Saturday, June 02, 2007

Americans turn away from SUVs

Americans turn away from SUVs
By Bernard Simon in Toronto
Copyright The Financial Times Limited 2007
Published: June 1 2007 22:32 | Last updated: June 1 2007 22:32

Americans are turning away from gas-guzzling sport-utility vehicles, luxury cars and pick-up trucks in favour of smaller, more fuel-efficient models, judging by May sales figures.

The trend has given a boost to Toyota, which reported record sales last month, up 14 per cent from a year earlier.

General Motors’ light vehicle sales rose by almost 10 per cent. But Ford Motor reported a 7 per cent decline, due mainly to a sharp cutback in low-margin sales to car-rental companies. Ford’s retail sales were 3 per cent lower, with demand weakening in the final week of the month.

Chrysler gained 4.3 per cent, reflecting strong demand for its Jeep brand, which has introduced several new models. There was one more selling day last month than in May 2006.

GM cut its estimate of total 2007 car and light truck sales from 16.7m to 16.5m. In addition, said Paul Ballew, GM’s sales analyst, the industry is “wrestling with the mix shift that goes along with the run-up in gas prices”. Mr Ballew projected improved sales in 2008.

Last month’s sales were helped by an increase in discounts and other incentives, especially by Japanese manufacturers.

According to, an online car-buying service, Honda’s incentives reached a record of $1,399 per vehicle last month, up 52 per cent from a year earlier. Honda’s sales grew 2.5 per cent last month from May 2006.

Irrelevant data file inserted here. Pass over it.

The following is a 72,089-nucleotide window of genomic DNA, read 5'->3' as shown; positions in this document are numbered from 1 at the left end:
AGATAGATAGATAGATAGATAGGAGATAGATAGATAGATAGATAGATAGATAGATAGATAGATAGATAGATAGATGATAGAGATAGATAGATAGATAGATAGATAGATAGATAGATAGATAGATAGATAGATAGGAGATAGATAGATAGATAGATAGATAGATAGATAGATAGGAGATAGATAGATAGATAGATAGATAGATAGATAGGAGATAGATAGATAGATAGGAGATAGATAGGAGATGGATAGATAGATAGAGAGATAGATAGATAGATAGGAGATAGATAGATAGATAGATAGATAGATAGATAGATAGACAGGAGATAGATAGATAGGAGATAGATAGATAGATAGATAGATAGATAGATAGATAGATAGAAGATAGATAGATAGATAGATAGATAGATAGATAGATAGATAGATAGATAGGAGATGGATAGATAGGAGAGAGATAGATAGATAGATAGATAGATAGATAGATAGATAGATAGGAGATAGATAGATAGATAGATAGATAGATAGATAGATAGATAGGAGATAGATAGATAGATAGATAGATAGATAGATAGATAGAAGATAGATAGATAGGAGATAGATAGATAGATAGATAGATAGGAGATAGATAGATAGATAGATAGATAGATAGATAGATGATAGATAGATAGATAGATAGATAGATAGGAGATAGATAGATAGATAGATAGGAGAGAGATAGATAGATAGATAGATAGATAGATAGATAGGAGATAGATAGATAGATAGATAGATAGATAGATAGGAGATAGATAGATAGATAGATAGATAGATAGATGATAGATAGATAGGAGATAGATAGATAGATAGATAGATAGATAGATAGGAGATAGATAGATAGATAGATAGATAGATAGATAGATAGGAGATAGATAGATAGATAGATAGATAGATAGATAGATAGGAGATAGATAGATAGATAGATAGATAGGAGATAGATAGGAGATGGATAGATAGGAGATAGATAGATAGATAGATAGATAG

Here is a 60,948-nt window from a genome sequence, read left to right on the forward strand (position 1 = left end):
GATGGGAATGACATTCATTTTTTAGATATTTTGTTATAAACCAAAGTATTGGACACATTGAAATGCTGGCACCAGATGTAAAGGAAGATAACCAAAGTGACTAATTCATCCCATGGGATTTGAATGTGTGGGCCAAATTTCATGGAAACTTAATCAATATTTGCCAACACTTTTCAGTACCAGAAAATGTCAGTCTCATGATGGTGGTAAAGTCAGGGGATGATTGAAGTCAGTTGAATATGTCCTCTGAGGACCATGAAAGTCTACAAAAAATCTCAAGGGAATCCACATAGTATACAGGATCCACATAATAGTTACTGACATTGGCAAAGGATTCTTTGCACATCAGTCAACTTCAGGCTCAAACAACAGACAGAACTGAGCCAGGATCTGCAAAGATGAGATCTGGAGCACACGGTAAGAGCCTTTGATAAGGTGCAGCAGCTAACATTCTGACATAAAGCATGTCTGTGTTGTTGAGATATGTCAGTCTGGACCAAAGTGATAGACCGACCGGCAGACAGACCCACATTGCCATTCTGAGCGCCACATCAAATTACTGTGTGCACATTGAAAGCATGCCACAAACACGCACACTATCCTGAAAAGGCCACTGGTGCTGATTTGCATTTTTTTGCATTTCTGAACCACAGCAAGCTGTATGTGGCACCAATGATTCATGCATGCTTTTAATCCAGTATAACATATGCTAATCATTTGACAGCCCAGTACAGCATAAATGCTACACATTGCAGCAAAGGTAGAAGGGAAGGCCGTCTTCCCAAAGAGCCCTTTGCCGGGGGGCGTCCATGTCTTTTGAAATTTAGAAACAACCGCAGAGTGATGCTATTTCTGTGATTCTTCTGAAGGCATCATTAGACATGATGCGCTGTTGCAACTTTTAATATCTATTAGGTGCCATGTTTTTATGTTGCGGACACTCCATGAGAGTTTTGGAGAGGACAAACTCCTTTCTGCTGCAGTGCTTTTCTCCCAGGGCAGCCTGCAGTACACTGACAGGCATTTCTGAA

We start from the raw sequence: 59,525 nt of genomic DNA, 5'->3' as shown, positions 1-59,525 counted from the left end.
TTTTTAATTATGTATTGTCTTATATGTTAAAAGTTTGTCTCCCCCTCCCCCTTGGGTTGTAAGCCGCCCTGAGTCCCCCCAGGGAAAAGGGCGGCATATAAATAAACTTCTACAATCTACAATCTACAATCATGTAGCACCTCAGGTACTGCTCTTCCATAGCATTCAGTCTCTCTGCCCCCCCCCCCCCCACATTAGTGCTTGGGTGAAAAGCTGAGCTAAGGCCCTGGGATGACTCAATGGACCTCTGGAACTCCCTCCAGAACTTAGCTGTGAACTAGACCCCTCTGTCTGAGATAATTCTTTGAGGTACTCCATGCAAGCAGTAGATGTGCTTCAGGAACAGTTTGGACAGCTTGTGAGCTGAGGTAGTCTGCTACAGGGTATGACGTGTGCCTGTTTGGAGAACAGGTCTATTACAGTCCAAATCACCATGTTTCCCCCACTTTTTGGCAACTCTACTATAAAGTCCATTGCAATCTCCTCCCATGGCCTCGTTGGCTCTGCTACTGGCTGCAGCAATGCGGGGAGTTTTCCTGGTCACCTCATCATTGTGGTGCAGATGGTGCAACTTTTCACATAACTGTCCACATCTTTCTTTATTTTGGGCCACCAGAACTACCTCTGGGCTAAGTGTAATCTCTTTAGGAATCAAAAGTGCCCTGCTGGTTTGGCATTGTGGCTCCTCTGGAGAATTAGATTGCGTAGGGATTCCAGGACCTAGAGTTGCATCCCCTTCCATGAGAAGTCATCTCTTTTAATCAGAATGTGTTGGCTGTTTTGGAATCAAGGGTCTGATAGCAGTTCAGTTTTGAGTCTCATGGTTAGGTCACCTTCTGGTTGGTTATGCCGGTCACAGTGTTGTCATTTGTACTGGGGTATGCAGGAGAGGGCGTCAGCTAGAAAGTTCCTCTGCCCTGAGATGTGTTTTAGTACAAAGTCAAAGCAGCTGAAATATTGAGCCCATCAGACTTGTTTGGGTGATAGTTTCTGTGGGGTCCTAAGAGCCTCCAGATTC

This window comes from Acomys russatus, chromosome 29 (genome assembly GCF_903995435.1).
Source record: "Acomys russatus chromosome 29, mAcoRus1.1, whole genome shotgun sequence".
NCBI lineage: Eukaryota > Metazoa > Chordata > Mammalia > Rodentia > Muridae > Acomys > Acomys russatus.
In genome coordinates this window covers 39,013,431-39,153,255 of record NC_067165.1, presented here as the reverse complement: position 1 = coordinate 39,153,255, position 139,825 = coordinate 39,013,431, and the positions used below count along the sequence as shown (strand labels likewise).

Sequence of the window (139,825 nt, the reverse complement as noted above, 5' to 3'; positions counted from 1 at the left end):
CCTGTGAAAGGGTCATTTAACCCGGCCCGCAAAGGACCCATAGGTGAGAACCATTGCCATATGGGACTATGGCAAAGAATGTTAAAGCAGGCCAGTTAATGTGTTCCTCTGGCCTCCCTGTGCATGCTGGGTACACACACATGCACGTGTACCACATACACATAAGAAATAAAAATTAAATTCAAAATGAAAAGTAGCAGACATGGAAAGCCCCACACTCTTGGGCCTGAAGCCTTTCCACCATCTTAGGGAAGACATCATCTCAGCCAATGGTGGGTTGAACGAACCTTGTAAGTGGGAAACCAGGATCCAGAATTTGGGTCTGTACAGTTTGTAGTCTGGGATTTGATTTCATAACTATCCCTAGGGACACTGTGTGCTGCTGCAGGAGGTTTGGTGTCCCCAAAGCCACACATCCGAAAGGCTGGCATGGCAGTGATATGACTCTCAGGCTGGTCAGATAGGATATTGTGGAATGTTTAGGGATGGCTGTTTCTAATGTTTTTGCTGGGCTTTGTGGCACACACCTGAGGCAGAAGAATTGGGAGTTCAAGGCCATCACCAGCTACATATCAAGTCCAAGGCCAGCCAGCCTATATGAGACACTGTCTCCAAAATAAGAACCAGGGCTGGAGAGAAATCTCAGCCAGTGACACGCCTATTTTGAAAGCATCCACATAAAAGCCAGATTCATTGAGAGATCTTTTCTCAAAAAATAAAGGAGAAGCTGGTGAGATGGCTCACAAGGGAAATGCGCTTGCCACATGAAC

“Some of their vehicles are a bit long in the tooth, and a handful compete in segments where generous incentives are essentially demanded,” said Michelle Krebs, an analyst.

The shift to smaller, fuel-efficient vehicles resulted in cars and crossovers making up 52 per cent of Ford’s retail sales in May, compared with 30 per cent three years ago. Crossovers look like SUVs but are built like cars, giving them better fuel consumption., a car-shopping website, reported that three hybrid models – the Toyota Camry hybrid, Ford Escape hybrid and Toyota Prius – recorded big increases in searches last month, with jumps of 52-60 per cent. Prius sales almost trebled in May to a new record.

Mr Ballew said that the housing slump was hurting luxury vehicle sales in California and Florida. Lexus, Toyota’s luxury brand, saw a 1.7 per cent decline in SUVs, while Cadillac was 6.1 per cent lower.


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